Damien Widick grew up at Mesa's Sunshine Acres Children's Home, living in the home from when he was 11 until he joined the Marine Corp. and left for boot camp at 19.
Children between the ages of five and 15 are often placed at Sunshine Acres after their parents experience homelessness, drug or alcohol abuse, or other circumstance that leaves them unable to provide a suitable home.
Today, Widick works for the University of Phoenix. And funds delivered by the school's parent company, Apollo Group, just before Thanksgiving will help further the mission so more kids can find success like Widick.
Sunshine Acres Children's Home was founded in 1954 by Rev. James and Vera Dingman.
The couple sold their house, store and restaurant in downtown Mesa and fulfilled their dream of opening a children's home, said their daughter Carol Whitworth, now president and CEO of the nonprofit.
"We got to the land and it was just dirt roads out here," Whitworth said. "It was nothing but desert and three shacks."
Whitworth introduced Widick as "one of ours" with an arm around him during a ceremony Tuesday to mark the donation of more than $82,000.
"Apollo Group has been most generous not only in money donated, but in hours of time spent working with the program," said the Rev. Sean Sloan, Sunshine Acres executive director. "Many of their faculty and staff donate their time regularly."
Widick returns at least once a year to see his "house parents," he said. Even though things look a little different from when he was living there, he still sees it as his home, he said.
The 70 kids currently at Sunshine Acres are divided into 10-children homes, each with live-in house parents. House parents are adults who provide the structure and mentorship that many children may not have had before.
"We didn't want our houses to look like barracks," said Sloan. Instead, each bedroom is decorated in a different theme. The living spaces are tidy and feel homey.
The children stay a minimum of a year, and are able to stay as long as they wish, some even staying through college.
Children can learn to ride horses and the campus has its own playground and skate park.
Some children attend school on the Sunshine Acres campus, where they receive of one-on-one instruction to get them up to their grade level before they join a traditional public or charter school.
The nonprofit never solicits money, but it is still run entirely off of private donations. It receives no state or federal money and no child is ever turned away for financial reasons.
"Worry about nothing, but pray about everything," reads a sign in the main office building, a quite attributed to "Aunt" Vera Dingman.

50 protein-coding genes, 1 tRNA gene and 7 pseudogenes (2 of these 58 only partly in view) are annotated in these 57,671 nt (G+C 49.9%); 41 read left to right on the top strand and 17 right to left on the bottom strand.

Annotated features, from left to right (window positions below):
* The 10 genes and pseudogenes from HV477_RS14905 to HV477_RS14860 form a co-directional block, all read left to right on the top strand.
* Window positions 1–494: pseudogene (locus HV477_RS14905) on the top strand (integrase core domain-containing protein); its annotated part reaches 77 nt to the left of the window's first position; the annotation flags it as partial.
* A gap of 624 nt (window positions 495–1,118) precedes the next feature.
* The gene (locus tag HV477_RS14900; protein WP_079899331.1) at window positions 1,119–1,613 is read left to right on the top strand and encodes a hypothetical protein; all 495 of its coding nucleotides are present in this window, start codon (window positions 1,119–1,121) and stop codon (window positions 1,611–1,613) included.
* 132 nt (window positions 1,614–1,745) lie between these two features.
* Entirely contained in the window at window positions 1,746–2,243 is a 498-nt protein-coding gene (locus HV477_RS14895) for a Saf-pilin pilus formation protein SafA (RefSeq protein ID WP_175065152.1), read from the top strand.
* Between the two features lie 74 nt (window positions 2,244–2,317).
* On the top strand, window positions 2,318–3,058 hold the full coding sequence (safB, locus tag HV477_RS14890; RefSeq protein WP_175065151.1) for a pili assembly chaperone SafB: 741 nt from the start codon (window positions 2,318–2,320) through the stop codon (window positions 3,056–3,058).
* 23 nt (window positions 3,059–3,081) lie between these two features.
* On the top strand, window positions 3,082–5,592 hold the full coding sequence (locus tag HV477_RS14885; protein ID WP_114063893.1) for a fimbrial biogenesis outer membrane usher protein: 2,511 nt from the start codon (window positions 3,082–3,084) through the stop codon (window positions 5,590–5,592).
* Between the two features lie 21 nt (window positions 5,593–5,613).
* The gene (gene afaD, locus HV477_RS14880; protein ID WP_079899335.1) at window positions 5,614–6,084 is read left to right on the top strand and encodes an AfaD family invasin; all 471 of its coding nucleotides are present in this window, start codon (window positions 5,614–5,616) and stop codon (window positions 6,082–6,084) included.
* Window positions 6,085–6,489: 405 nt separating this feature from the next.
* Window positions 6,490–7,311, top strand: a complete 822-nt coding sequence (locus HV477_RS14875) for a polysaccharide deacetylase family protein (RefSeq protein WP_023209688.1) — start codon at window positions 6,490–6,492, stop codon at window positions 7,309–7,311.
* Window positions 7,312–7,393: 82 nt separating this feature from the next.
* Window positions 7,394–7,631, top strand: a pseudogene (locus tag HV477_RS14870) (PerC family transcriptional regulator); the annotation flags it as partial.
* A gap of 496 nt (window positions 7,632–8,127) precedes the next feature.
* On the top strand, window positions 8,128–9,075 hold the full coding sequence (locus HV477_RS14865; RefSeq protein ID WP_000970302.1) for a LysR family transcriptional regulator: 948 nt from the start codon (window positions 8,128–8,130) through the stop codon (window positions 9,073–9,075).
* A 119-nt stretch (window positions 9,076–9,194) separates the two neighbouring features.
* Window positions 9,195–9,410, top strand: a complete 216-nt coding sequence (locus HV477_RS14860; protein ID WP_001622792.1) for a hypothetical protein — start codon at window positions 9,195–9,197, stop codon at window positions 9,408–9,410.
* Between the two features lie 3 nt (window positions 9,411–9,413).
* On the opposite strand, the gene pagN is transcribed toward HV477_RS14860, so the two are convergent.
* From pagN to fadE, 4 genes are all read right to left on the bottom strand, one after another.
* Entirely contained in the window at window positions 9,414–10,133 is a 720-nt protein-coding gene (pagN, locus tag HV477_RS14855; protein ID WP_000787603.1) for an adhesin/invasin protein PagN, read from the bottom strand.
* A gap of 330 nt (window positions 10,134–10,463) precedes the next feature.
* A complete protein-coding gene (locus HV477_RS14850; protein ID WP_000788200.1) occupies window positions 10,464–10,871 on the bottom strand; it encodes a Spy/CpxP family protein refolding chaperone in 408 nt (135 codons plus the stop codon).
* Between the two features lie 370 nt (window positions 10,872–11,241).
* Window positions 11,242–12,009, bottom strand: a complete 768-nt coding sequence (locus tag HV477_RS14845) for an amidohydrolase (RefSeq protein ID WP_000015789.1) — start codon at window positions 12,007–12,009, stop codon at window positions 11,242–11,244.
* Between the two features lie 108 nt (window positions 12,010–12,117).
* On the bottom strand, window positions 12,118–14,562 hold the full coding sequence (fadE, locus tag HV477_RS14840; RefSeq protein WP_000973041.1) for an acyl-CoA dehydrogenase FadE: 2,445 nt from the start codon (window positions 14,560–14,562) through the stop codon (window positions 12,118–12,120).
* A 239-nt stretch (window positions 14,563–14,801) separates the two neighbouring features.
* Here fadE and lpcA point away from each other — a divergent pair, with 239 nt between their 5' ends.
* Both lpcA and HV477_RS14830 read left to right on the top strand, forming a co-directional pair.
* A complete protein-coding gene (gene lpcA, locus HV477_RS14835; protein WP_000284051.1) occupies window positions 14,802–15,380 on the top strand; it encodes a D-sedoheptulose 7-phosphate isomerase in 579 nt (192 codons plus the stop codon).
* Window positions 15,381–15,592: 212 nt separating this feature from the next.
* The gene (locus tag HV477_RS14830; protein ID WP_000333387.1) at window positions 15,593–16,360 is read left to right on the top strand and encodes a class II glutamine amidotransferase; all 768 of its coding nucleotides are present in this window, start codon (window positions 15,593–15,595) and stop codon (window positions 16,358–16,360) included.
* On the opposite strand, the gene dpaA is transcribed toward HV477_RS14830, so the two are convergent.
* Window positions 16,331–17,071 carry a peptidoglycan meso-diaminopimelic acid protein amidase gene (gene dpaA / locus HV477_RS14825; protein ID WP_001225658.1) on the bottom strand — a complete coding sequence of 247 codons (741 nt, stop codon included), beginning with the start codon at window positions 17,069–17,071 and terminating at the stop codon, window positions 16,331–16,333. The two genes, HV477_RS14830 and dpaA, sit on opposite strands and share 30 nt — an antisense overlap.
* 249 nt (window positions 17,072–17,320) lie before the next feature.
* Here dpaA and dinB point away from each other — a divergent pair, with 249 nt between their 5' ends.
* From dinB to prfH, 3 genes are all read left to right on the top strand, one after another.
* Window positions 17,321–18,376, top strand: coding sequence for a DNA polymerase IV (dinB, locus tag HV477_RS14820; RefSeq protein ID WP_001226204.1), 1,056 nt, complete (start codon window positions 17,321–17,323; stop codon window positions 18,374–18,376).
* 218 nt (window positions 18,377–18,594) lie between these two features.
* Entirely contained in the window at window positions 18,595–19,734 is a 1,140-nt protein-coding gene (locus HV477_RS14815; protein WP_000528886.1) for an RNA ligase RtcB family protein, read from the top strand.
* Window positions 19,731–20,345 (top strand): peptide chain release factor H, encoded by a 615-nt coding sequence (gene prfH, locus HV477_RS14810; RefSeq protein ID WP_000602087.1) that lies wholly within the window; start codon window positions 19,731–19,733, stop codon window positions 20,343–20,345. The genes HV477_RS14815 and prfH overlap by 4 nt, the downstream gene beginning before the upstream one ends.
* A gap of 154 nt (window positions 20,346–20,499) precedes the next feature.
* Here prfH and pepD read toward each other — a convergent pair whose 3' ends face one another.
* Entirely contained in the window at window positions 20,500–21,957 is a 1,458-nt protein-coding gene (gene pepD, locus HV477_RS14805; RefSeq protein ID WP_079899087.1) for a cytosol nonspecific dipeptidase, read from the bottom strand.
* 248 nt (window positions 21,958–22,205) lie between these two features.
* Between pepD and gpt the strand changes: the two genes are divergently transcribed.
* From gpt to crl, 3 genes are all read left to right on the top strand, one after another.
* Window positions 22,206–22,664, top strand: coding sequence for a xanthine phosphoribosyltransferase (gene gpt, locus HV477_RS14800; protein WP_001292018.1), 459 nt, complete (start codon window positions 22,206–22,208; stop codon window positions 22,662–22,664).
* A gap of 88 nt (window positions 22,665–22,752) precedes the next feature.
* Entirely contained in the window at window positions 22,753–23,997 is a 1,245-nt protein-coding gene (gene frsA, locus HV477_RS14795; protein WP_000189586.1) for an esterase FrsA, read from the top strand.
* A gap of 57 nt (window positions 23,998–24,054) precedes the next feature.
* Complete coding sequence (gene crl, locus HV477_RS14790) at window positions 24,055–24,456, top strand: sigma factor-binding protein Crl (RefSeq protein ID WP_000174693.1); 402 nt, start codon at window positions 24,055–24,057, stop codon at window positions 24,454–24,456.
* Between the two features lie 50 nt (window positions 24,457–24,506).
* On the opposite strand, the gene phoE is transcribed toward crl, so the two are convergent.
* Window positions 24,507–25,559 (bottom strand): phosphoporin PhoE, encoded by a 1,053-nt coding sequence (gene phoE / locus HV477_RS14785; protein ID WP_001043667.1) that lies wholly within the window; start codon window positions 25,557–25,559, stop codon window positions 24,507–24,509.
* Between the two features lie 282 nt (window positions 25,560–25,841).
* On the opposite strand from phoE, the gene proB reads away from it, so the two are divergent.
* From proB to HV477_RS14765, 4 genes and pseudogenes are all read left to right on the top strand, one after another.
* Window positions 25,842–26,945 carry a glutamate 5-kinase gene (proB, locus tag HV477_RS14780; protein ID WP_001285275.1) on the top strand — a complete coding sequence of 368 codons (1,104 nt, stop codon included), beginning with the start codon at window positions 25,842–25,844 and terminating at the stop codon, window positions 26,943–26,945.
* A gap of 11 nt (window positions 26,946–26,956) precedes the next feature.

Instead, the home relies on the kindness of their neighbors and grants and donations from around the country.
When Whitworth, known as "Aunt Carol" to the children, first returned to help her family run the home, she was trying to pay the bills. But she found the bank account empty. They were short $2,000.
"I asked my father, ‘How can I pay these bills without any money,'" Whitworth recounts. He told her he would pray, she said with a smile.
The next day, he got a phone call and said a local business man had called and offered a donation of $2,000.
With devotion, the nonprofit operates on the belief that God will provide what they need in one way or another. The non-profit doesn't have any debt and it never buys anything on credit. It has met its operating budget every year, Sloan said.
A few years ago, months before the opening of the newest house for boys, a local family's house caught fire, Whitworth said. Sunshine Acres donated a few of the beds to the family that had been set aside for the new building.
Just weeks before it opened, they were still without replacement beds.
"Then I got a phone call from the Kurt Warner Foundation asking if we needed any last minute things for the house," Whitworth said. "The beds were delivered three days later."
The newest addition to the campus may start construction as soon as July. There are currently five houses for boys, but only two for girls. Lately, Sunshine Acres leaders have ad had to turn away girls, Sloan said.
The new building - for girls only - may make more room for those in need, making the donation Tuesday even more appreciated.
The donation check was also joined by checks from its many business partners, such as Yahoo, Google and AT&T, said Mark Brenner, Apollo Group senior vice president of external affairs.
"Particularly at this time of year, when we all stop and give thanks, we are extremely thankful for Apollo Group's donation and ongoing support, Sloan said.
Sunshine Acres hopes to one day house as many as 250 children, Whitworth said.